An Overview of GeneticTesting


  • 1.

    Genomic medicine has emerged as a new discipline to analyze the human genome and genetic information as a part of clinical care.

  • 2.

    There are various types of molecular techniques to detect various genetic variations. Each method has unique strengths and limitations, from conventional karyotyping to genome sequencing.

  • 3.

    Clinicians needs to understand the limitations of the methods used in genetic testing to know what test to order and how to interpret a nondiagnostic test result.

  • 4.

    Genomic testing ideally should be performed rapidly to have the greatest impact on neonatal management.

Diagnostic Techniques in Clinical Genetics

There are many methods used in clinical genetic testing, each of which has strengths and limitations. These methods are applied to particular clinical-use cases such as newborn screening, carrier testing, noninvasive prenatal screening, presymptomatic testing, diagnostic testing, and pharmacogenomics. Each method is optimized to address a specific type of genetic variation, and the methods are somewhat overlapping and largely complementary. Tandem mass spectrometry (MS) has a significant role in expansion of newborn screening. A karyotype is used to detect aneuploidies, large deletions or duplications, and chromosomal rearrangements. Fluorescence in situ hybridization (FISH) detects microdeletions and microduplications (although with less fidelity) but requires a correct hypothesis about which probe to use to detect the cytogenetic anomaly. By contrast, a chromosomal microarray (CMA) is hypothesis free and provides high resolution to detect small copy-number variants throughout the genome in a single test. Sanger sequencing was the traditional method to sequence and identify single-nucleotide variations and insertions/deletions of a few bases. With the development of next-generation sequencing (NGS) and massive parallel sequencing, the cost/base of sequencing decreased and throughput increased dramatically, making feasible the sequencing of panels of genes to diagnose genetically heterogeneous diseases for conditions such as cardiomyopathies and hereditary cancer. Exome sequencing (ES) assesses only coding regions of most genes in the genome whereas genome sequencing (GS) assesses both coding and noncoding regions. ES and GS offer versatility and can be used to assess sequence-level variants and, with appropriate analysis copy number, variants and structural variants in the case of GS.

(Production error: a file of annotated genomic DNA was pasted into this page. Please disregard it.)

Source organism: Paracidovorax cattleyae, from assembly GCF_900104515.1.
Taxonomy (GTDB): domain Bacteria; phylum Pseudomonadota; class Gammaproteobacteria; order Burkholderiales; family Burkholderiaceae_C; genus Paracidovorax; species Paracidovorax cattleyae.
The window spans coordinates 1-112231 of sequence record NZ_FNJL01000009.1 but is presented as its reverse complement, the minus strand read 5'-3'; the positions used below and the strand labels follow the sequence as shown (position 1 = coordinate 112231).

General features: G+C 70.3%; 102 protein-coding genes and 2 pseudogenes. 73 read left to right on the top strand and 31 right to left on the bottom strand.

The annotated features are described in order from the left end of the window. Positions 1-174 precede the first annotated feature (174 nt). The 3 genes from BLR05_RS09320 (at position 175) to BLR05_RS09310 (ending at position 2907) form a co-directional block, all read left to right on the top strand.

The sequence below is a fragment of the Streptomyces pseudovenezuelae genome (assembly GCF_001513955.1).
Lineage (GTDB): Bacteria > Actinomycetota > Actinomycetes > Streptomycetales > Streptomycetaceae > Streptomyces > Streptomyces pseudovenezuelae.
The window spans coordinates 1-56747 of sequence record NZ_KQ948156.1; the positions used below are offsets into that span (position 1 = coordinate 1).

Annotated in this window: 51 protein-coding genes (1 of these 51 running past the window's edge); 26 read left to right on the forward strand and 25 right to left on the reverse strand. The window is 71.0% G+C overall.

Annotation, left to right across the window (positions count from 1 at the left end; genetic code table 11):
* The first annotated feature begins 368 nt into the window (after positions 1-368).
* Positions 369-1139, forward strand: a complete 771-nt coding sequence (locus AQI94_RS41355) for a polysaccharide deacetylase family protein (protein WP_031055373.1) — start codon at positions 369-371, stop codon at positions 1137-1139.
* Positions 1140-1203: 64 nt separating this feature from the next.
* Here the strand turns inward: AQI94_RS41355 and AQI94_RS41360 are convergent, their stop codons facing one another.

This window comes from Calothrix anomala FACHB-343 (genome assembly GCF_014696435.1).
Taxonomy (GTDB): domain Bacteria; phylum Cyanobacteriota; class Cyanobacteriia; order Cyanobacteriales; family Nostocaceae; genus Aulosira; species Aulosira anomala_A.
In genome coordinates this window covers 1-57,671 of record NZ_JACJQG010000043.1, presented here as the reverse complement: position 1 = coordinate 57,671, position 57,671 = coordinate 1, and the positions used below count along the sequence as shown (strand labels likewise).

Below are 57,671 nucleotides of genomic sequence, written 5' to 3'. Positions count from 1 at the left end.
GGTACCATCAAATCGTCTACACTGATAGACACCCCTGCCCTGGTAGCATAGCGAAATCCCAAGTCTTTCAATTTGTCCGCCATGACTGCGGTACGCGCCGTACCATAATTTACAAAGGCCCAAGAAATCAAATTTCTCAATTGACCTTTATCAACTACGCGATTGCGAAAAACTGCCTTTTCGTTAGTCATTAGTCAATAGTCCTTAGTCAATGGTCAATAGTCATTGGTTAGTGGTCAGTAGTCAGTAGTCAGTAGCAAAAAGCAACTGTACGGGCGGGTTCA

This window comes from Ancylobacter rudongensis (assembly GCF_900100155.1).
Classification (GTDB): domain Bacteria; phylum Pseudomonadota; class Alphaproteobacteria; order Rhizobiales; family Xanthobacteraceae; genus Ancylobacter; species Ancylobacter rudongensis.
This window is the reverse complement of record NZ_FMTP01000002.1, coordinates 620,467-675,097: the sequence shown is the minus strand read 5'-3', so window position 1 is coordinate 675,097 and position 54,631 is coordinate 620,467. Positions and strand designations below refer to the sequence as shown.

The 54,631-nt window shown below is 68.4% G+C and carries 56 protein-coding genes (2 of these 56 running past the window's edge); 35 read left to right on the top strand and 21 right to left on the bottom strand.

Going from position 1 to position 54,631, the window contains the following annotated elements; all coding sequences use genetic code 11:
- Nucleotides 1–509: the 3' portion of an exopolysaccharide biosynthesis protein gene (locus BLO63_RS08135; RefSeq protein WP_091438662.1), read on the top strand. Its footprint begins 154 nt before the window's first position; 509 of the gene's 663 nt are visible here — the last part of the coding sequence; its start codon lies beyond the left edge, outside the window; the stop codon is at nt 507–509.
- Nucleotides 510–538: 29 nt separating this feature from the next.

A summary comparing the different clinical genetic testing methods is provided in Table 77.1 .

Table 77.1

Comparison of Clinical Genetic Testing Methods

Karyotype Chromosome SNP Microarray FISH Sanger Sequencing Sequencing Panel ES GS
Single-nucleotide variations (SNVs) X X X X
Copy number variations (CNVs) X X ± X
Balanced chromosomal rearrangement X X ±
Identification of new disease genes X X
Incidental findings X X
Cost Low Low Low Low Low High High

ES, Exome sequencing; FISH, fluorescence in situ hybridization; GS, genome sequencing; SNP, single nucleotide polymorphism.

Chromosomal Disorders and Karyotyping